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Thought process during review sessions

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APRIL 29, 2014

It’s the last week of school, and we all know what’s coming — the library visits, the late-night runs and, of course, the review sessions. Review sessions are an integral part of the wonderful UC Berkeley dead week and exam experience. They can be very helpful (when the professor actually gives hints as to what is going to be on the exam), or they can be incredibly useless. Here are a range of things UC Berkeley students think while suffering through the hour- or dreaded hour-and-a-half-long experience.

1. Why am I here?

When the professor starts off with a lame joke about how hard the exam is going to be, you start to wonder why you even got out of bed. There’s no hope anyway.


2. This seems really important; I should write this down.

The time will come when it will look like something important was just said. Everyone else will be fervently taking notes, and you will start to mimic the frenzy.


3. It’s been an hour already. I think I’m hungry.

During all the heavy typing and concentrating, your stomach will start to grumble, and you will feel hungry. At this point, typically about an hour in, your mind will automatically start to doze off, and you will start daydreaming about GBC’s chicken strips.


4. Can’t believe I have two more review sessions after this.

While daydreaming about food, you will realize you actually don’t have time to eat because you have two more review sessions to go to after this.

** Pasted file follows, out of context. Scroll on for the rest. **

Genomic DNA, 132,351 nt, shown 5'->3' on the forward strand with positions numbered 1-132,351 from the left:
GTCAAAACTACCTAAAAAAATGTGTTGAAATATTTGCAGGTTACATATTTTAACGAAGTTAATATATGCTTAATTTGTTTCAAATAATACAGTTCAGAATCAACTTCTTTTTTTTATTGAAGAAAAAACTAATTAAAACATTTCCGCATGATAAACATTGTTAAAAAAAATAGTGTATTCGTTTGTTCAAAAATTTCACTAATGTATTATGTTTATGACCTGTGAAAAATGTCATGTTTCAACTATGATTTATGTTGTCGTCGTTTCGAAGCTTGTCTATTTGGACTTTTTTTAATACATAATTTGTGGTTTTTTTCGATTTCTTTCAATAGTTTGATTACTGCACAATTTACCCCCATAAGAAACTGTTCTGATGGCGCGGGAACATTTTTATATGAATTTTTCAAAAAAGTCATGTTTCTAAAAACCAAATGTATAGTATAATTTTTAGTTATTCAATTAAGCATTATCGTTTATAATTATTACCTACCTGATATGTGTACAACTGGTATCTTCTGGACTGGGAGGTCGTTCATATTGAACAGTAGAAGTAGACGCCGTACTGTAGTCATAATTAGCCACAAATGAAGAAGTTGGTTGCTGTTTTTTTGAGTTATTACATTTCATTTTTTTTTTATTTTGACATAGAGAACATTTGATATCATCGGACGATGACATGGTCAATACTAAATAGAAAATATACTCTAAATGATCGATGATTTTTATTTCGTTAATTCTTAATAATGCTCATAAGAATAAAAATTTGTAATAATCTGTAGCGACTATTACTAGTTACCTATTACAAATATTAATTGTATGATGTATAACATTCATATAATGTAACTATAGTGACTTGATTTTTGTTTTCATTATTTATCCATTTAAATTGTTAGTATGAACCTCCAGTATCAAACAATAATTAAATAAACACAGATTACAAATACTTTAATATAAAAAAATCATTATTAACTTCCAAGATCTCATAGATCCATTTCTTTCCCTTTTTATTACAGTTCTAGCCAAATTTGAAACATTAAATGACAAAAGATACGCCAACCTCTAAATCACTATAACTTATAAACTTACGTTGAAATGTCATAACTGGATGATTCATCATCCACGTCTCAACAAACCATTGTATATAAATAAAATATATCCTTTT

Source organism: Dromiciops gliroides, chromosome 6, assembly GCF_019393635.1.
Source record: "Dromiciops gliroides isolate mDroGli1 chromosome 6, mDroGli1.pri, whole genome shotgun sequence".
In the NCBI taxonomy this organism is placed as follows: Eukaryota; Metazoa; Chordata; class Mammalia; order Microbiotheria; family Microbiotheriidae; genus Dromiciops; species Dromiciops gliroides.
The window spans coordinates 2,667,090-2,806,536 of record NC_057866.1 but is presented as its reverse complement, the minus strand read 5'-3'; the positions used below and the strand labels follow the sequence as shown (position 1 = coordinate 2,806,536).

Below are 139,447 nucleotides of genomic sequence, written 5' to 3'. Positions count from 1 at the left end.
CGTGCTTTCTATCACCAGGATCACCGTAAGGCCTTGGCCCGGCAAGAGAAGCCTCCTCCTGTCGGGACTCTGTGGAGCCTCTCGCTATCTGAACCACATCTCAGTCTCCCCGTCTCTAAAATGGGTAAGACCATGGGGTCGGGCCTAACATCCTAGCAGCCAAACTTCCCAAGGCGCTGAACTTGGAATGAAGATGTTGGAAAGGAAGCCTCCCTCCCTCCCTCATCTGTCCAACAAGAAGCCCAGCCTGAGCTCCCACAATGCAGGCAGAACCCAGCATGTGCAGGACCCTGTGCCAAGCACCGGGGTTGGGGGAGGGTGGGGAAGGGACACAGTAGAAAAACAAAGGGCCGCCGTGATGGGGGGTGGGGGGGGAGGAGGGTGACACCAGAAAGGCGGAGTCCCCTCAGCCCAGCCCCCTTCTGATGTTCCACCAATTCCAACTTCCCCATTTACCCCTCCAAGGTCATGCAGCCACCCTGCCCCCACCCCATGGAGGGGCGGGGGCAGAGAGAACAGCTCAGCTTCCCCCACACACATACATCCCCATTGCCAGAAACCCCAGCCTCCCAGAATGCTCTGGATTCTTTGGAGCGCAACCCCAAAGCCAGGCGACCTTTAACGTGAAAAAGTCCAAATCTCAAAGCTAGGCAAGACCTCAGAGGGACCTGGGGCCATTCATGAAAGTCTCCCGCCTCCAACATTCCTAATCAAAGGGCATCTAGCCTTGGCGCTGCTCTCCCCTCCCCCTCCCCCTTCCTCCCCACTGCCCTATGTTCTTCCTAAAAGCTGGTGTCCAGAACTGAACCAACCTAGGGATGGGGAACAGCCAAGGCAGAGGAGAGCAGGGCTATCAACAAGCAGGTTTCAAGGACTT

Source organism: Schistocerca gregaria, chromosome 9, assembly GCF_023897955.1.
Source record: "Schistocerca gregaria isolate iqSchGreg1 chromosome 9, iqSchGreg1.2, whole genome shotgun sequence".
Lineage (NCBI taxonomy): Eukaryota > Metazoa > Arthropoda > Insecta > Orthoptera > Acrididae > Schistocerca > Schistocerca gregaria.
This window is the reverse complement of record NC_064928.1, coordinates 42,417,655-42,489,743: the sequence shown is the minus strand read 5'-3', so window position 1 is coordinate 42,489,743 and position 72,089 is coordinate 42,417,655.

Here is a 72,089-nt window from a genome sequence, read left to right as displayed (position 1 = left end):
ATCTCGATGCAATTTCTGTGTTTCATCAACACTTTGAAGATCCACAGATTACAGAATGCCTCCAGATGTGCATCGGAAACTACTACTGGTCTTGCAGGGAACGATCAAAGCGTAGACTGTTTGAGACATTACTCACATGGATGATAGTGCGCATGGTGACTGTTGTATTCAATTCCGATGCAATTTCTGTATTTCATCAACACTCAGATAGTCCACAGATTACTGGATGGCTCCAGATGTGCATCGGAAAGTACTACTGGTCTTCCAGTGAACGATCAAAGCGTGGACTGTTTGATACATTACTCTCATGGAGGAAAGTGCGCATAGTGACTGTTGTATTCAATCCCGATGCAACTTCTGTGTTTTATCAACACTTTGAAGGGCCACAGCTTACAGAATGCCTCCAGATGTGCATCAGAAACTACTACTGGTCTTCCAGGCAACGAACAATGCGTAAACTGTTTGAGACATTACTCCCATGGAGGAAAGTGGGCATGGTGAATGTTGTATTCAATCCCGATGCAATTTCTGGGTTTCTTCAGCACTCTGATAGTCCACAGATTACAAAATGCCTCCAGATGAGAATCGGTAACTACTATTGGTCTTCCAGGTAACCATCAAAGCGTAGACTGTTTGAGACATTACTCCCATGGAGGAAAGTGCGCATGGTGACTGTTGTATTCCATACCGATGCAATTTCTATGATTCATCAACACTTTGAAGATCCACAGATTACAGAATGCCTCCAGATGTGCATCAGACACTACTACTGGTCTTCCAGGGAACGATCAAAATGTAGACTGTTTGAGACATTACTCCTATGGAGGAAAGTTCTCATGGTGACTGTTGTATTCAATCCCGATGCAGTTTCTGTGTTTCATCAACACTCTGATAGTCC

5. OK, I should really concentrate now.

After realizing you have no time to actually study all this review material, you decide to finally concentrate in the review session and learn something. You tell yourself to shut up and try very hard to concentrate on the laws of thermodynamics.


6. Just one more week ’til freedom!

As you’re trying to concentrate, your mind automatically starts to think about the fact that there’s only one week left before your last exam. One week ’til your summer begins. One week ’til freedom or until the summer session begins.


7. Wait, that means there are just two more days left in dead week.

The realization that only seven days are left for exam week to finish comes with the reminder that there are only two more days to prepare for Economics 100B.


8. I really shouldn’t have slacked off all semester.

When you see the list of things you are expected to know for the test, you really start to regret marathoning cat videos on YouTube instead of reading your textbook.


8. Maybe I should recruit people here for a study group.

Then it occurs to you — you’re in a room filled with people who want to study, and they are probably more knowledgeable about multivariable calculus than you are. You think about forming a study group so you can get some help.


9. He looks smart. But what do I have to offer?

That guy two rows in front of you who is taking notes fervently looks pretty smart. You start to think of ways to lure him into your study group … maybe you could bring the food?


10. When did we actually learn this?

As the review session progresses, increasingly unfamiliar topics and material start to come up. Either you went into a coma mid-semester and missed half the course without your knowledge, or you have selective amnesia, because according to your recollection, you never actually learned anti-matter calculations in your “Intro to Physics” course.


11. It’ll work out for the best.

After all the worrying and obsession, you decide to just close your eyes and hope for the best. It’ll all work out in the end. Hopefully … won’t it?


Image Sources: gif 1, gif 2, gif 3, gif 4, gif 5, gif 6, gif 7, gif 8, gif 9, gif 10,  gif 11, 

Contact Mina Abdullah at [email protected].

APRIL 29, 2014

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